The BBC has a policy of not reviving classic programmes, leading writer Laurence Marks has claimed.
Marks, the co-author of the hit 1990s comedy Birds of a Feather which is being revived by ITV, said that the commercial channel was offered the remake of the show because of the BBC’s policy which prevented them bringing it back.
Marks writes in today’s Daily Mail the BBC was offered the series, but adds: “What we could not have foreseen as that the BBC…had developed a policy not to make ‘revivals’.”
Marks, who also wrote the sitcom Goodnight Sweetheart with Gran, says this explains why the BBC offered only a Christmas special of Birds of a Feather which he and the production team turned down. The owners of the programme, Freemantle Media, then took it to ITV which stepped in and offered a full eight-part series to be shown next year.
RadioTimes.com asked the BBC about the policy but a spokeswoman had not commented at the time of publication.
If true, this would mean that recent BBC attempts at remakes such as Reggie Perrin, which remade the classic 1970s comedy The Fall and Rise of Reginald Perrin with Martin Clunes, will be the last on the BBC.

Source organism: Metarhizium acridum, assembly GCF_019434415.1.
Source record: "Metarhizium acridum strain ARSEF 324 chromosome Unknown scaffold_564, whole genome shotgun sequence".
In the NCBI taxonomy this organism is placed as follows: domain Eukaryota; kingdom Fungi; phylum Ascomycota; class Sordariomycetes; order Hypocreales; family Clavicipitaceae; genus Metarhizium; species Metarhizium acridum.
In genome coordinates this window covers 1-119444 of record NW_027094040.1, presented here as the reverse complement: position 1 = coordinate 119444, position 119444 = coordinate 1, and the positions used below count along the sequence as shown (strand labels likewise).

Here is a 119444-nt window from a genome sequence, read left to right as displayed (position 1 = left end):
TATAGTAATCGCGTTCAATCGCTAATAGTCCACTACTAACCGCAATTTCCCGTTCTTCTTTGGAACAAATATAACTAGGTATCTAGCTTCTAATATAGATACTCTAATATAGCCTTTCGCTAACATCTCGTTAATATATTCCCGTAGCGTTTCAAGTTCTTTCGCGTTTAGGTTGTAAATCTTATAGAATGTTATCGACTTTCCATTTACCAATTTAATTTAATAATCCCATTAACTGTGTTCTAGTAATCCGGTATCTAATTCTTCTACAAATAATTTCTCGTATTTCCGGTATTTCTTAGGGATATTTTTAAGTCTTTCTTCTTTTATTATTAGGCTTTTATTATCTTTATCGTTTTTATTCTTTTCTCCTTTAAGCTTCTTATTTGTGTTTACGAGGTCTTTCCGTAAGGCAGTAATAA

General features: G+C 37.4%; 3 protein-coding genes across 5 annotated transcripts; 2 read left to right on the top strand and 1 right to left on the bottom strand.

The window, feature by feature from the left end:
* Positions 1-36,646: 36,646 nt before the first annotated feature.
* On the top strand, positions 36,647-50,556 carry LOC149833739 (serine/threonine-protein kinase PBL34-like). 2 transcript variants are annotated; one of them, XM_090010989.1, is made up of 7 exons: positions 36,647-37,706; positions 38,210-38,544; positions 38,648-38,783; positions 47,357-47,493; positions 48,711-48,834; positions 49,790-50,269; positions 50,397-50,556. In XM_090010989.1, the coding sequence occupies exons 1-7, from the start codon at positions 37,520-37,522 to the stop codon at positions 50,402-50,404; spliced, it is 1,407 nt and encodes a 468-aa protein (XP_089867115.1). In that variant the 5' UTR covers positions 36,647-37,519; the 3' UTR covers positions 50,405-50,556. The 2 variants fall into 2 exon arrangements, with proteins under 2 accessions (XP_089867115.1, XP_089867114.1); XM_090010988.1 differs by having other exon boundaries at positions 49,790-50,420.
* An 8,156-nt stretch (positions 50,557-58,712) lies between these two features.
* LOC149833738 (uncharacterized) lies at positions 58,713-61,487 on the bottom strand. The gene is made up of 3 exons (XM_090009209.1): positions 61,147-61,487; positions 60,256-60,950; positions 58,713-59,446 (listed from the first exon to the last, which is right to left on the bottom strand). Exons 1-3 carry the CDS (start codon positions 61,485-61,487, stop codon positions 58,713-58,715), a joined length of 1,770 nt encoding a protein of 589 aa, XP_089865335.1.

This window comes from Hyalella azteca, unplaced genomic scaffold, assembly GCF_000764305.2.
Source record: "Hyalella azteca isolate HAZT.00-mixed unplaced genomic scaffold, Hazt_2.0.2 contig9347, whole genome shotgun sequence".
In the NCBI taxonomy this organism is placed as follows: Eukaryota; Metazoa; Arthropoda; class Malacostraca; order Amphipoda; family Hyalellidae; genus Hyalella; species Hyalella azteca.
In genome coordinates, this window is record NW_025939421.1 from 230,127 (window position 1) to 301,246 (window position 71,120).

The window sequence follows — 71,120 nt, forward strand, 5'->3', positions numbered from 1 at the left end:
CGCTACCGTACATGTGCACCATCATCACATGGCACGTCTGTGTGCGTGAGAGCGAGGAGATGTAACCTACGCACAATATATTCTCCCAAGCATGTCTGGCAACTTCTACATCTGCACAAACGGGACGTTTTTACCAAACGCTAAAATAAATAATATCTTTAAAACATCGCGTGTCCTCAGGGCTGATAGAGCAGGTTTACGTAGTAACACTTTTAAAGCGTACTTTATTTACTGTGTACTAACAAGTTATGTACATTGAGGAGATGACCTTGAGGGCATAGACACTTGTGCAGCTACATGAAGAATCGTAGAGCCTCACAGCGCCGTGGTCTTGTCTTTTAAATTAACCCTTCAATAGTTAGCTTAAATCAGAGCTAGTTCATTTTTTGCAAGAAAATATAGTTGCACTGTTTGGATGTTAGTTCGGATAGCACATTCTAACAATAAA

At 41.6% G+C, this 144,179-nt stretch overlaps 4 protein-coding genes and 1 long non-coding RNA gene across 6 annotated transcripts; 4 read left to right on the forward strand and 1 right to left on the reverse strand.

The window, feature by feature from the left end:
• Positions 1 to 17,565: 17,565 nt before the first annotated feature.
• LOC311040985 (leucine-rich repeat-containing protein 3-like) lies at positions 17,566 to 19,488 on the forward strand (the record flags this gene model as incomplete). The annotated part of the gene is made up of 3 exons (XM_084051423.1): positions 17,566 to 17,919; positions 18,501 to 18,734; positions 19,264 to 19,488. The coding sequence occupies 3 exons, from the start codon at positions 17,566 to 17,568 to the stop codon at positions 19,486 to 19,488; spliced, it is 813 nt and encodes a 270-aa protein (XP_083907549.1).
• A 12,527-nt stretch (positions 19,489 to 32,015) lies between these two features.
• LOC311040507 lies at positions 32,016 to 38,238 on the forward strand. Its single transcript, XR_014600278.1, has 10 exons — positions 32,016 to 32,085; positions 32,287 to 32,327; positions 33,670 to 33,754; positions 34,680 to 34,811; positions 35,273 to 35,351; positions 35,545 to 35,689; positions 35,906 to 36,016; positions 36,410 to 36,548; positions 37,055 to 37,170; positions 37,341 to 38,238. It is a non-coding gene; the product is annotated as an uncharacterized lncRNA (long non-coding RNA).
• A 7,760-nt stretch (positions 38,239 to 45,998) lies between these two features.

The Birds of a Feather remake will feature the three main characters: sisters Sharon and Tracey, played by Robson and Quirke, who set up home together after their husbands are jailed for armed robbery. Man-crazy neighbour Dorien, played by Lesley Joseph, will also return.
The show ran on BBC1 for 102 episodes between 1989 and 1998.
The three stars reunited last year for a successful stage version of the show.
The new series is a co-production between Retort, Fremantle Media UK’s scripted comedy label, and QuirkyMedia. Filming is expected to get under way in the autumn, with the show airing in 2014.
Other notable TV remakes have included an Are You Being Served? remake, the 1990’s sequel Grace and Favour.